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In 2013, SAGE Net organised a three-part training for returnees from their voluntary services, especially for those who are involved in the pedagogical design of accompanying seminars and want to share their experiences in a reflective way.

The training imparted knowledge about the design of group processes and phases, methodical tools as well as moderation and presentation techniques. At the end of the training all participants have developed their own seminar unit.

As a joint “outcome” of the training series, a comprehensive handbook with seminar methods has also been produced – the participants now have further perspectives for practical work in accompanying future volunteers.

The topic of sustainability is especially important for SAGE Net and can already make a big difference on a small scale. Especially broadening the horizon and getting to know new methods can be helpful. In South Africa there are a lot of small ecological projects, so-called “Food Gardens”, which are often not sustainable.

In November 2012, two South Africans, Sarah Goliath and Andrew Sauls from Port Elizabeth, came to Berlin for a week to study with us. The aim of our little exchange was to discuss and raise awareness about the topic “Sustainability through Food Gardens” and to establish concepts of this kind in development education work in Germany. Above all, it was also a chance to learn more about the ecological knowledge of the two South Africans* and possibly to link German and South African projects.

Together we visited various ecological projects and gardens in Berlin and were surprised how many urban garden projects can be found in this city of millions. On the subject of “allotment gardens” we met the Danish filmmaker Signe Astrup, who lives in Berlin and has filmed a documentary on our topic. We also visited the Princess Gardens, the Allmende Kontor on Tempelhofer Feld and Winfried Schiffer with his demo field on the “Fukuoka” philosophy. With our new knowledge and the lively exchange of ideas we developed a seminar concept together.

Sarah and Andrew have been involved in ecological projects for quite some time. Both are actively involved in the garden project at Greenville Primary School in Port Elizabeth and therefore have a wealth of experience and insights that they were able to give us. They can also use the new input from Germany to make their project in South Africa more sustainable and teach the methods.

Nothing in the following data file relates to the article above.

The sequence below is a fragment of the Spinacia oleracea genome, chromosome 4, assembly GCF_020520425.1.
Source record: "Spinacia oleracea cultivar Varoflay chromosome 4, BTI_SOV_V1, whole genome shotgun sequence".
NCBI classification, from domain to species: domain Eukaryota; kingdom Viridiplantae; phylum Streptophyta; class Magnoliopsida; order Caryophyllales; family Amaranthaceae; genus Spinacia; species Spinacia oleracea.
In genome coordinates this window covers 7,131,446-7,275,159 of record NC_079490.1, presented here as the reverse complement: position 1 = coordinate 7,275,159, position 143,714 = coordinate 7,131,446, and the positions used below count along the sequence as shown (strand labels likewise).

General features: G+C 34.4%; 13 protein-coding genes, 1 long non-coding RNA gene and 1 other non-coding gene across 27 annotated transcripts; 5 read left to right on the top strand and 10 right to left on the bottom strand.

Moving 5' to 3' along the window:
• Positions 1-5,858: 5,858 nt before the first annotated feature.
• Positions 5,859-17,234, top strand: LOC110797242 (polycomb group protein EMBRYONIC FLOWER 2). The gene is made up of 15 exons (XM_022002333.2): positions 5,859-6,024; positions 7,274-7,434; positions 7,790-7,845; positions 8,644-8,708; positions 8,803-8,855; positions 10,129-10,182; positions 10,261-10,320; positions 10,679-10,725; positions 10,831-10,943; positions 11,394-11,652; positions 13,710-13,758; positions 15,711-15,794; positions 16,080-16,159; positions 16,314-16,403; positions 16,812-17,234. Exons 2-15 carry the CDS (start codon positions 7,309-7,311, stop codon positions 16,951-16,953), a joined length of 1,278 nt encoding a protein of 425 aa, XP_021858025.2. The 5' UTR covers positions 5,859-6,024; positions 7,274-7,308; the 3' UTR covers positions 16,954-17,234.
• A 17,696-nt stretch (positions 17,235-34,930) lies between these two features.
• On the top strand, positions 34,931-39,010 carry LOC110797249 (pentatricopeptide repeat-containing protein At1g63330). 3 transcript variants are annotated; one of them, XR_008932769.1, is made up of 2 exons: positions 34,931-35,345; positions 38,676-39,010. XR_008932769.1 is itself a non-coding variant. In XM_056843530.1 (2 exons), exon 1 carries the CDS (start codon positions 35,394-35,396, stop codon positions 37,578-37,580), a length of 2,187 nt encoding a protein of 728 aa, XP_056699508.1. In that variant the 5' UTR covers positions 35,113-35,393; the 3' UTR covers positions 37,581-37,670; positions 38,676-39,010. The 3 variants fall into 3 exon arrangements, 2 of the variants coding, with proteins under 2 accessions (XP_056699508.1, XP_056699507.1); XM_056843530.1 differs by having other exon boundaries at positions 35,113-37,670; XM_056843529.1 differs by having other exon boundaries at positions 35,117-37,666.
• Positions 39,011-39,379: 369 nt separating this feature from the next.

After their return home, a two-day seminar in Port Elizabeth was planned and conducted by our two volunteers.


On the occasion of the thank-you event for the Berlin sponsors, SAGE Net could book a successful pre-summer evening in the charming ambience of the restaurant “Blisse14”, Berlin Wilmersdorf.

The event brought sponsors, members, employees and former volunteers together at one table for a common exchange and chat.

The tasty meal afterwards and the flair of the inner courtyard offered enough opportunity to extend the friendly get-together into the late evening hours.


As a non-profit association, the ASB not only makes an important contribution to the common good in Herne and Gelsenkirchen, but has also been involved in South Africa for many years.

Around 120,000 people live in the township of Tumahole in the district of Parys, 130 kilometres southwest of Johannesburg. After the ASB and a South African partner association had operated the day care centre “Lehlohonolo” (“Glück”) in the middle of the poor settlement for many years, this project is now being run by the local association “South African Samaritan Organisation” under its own responsibility. About 150 children are looked after and medically treated there every day. The children aged two to 16 years receive clothing, food and vitamin tablets.

In July 2007 the Day Care Centre “Relebohile”, which is supported by the Workers’ Samaritan Federation, was opened. For months, more and more children had come to the construction site to see the progress.

The interest in this new centre was great, as the number of children and young people to be cared for was constantly increasing.
The centre is looked after on site by the seven-member board of the “Relebohile” association, which is made up of staff and long-standing local supporters. The project has also become part of the weltwärts programme, for which SAGE Net has sent two volunteers on several occasions.